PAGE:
Shotgun-Sequencing Learning

Throughout the first half of medical school, my learning style has changed tremendously. When I compare how I studied in undergrad to how I study now, I am quite surprised with the changes.

Before medical school, I would go over each concept taught in class thoroughly. I would read over the material slowly until I understood it and would take detailed notes. This proved to be effective as the bulk of my courses were in the physical sciences (physics and chem) and maths. I would only go through the materials once or twice and be prepared for the test.

However in medical school information is presented in a different way and with that  my studying habits have also undergone a radical paradigm shift. The main difference I find is the volume of knowledge you have to cover. For each disease or medical condition, you have to understand the physiology, pathology, pathophysiology basic sciences, clinical signs, treatments, prognosis and epidemiology. And if you decide to use my old method of thorough meticulous notes, you would never be able to cover all the material.

Furthermore, there is a lot of uncertainty in medicine. The answers aren’t always clear cut like they were in physics. There are tons of questions where there are no good answers.

To handle all this information, I have taken a “shotgun-sequencing” approach to learning. I find this metaphor extremely relevant to the difference between my old way of learning and my new way. Much like the actual shotgun sequencing of DNA, instead of going through a piece of DNA sequentially and thoroughly (which is a slow approach), you learn in random snippets and fragments which is assembled together afterward.

Using this shotgun approach, I can now cover more material in less time. However, to maintain the same precision and thoroughness of knowledge as before, I have to cover the material several more times to make sure I really know my stuff. I find that magic number to be somewhere near five to six times. Because of the time needed to go over the material several more times, there is not really a speed advantage. I still spend about the same amount of time studying.

The true advantage of this learning approach, at least for medicine, is the integrative nature. Medicine is all about making connections between the basic sciences and clinical practices. It’s about understanding the many interactions between the body, disease and treatment. After going over the materials 5-6x, knowledge begins to integrate in a very strong and cohesive way. Instead of a linear mode of thinking, you start to understand things laterally, forwards and backwards.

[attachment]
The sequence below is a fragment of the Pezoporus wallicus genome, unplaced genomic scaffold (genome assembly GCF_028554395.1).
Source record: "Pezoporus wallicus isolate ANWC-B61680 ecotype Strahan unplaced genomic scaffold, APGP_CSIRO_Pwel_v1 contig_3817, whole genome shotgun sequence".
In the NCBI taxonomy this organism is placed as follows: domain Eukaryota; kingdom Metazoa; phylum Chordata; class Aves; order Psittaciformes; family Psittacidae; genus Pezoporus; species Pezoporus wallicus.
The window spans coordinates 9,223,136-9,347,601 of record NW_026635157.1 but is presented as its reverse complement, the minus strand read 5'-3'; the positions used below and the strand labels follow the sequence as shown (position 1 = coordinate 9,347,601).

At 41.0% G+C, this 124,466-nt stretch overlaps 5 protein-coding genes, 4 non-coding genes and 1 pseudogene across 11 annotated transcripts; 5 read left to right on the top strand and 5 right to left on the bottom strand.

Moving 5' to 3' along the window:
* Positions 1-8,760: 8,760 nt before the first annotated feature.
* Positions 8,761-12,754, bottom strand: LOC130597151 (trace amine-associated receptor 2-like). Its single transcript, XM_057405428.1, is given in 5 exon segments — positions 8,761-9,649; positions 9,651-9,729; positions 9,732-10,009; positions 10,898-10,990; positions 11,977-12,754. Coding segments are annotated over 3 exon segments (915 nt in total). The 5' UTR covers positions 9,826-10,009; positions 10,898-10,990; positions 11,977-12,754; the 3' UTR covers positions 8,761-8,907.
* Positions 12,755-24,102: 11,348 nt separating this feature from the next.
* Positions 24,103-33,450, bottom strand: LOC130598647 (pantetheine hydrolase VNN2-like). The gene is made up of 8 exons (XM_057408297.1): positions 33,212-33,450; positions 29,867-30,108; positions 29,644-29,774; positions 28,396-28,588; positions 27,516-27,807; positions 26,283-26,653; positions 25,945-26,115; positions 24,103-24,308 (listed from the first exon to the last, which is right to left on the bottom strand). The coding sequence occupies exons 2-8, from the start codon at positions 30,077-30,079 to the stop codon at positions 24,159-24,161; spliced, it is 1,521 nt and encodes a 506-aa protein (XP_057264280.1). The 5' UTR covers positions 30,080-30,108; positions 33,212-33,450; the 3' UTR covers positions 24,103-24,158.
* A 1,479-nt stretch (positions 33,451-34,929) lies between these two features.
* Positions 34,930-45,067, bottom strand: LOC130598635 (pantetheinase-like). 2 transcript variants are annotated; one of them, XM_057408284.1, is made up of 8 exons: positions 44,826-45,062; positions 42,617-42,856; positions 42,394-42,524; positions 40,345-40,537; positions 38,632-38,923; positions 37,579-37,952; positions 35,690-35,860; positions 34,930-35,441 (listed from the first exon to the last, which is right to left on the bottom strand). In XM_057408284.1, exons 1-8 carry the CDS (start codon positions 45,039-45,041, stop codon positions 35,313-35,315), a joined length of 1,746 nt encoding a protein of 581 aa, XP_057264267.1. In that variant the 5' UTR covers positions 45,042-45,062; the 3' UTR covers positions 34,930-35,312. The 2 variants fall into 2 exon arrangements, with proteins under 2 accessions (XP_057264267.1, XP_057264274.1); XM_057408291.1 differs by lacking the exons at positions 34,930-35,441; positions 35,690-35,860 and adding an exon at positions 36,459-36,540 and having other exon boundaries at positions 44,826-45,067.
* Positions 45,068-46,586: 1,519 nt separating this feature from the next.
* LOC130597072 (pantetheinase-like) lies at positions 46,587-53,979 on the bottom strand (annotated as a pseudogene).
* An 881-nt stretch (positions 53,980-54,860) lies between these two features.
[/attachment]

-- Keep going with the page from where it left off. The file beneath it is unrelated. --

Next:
For example: Not only do you understand the causes of syncope (fainting), but you can also come up with a differential diagnosis of what causes it, what drugs can treat it, what other symptoms would be present. By shotgunning your learning, you build a complex web of knowledge that is characteristic of medicine.

6 Responses to Shotgun-Sequencing Learning

  1. TheMemoirist says:

    I haven’t really adjusted my learning style a whole lot in school thus far–i still tend to read the assignments start to finish then do a bunch of practice problems, and that has worked fairly well for me, but i’m very curious about your “shotgun sequencing” method of studying. I might just give this a shot in the future.

  2. Robocop says:

    This is a retarded idea. Are you serious? Textbooks are organized for a reason. Why don’t we just jumble all the chapters in random order, that way we can learn about transcription before we know what DNA is!

  3. medaholic says:

    I guess I should be more clear about what I mean by shot-gun method. The analogy isn’t that accurate because I’m not actually randomly reading snippets out of order and in a disorganized fashion. Say, instead of reading a chapter slowly, taking extensive notes in each section until you understand everything, I would first read the headings and summary to form an outline and skeleton. I would then fill in this skeleton through a first reading. I would then switch to class notes to fill in gaps of knowledge from my first reading. I might add in a different textbook or source to find out more about the topic. I would then try to approach it from a clinical understanding, knowing what symptoms and signs to look for, what treatments should I use. Usually, through our small group learning, or clinical exposure, we gain another perspective. So instead of going through one textbook/lecture carefully and over and over again, I have chosen to use multiple sources with different perspectives to learn.

    So yes, we should learn what DNA is before transcription. Textbooks are organized for a reason. However, learning medicine is not so straightforward as figuring out the steps of transcription. And I’ve found that using a different approach other than the deduction / logical sequence thinking used in physical sciences / math has proven to be better for me.

  4. Malina says:

    Every time i come here I am not dissapointed, nice post

  5. […] source. You will have a hard time learning from multiple texts, I remember I made a post about learning from multiple sources, while I still believe that, it’s also important to have one resource you are familiar with. […]

  6. Nicole says:

    Great post

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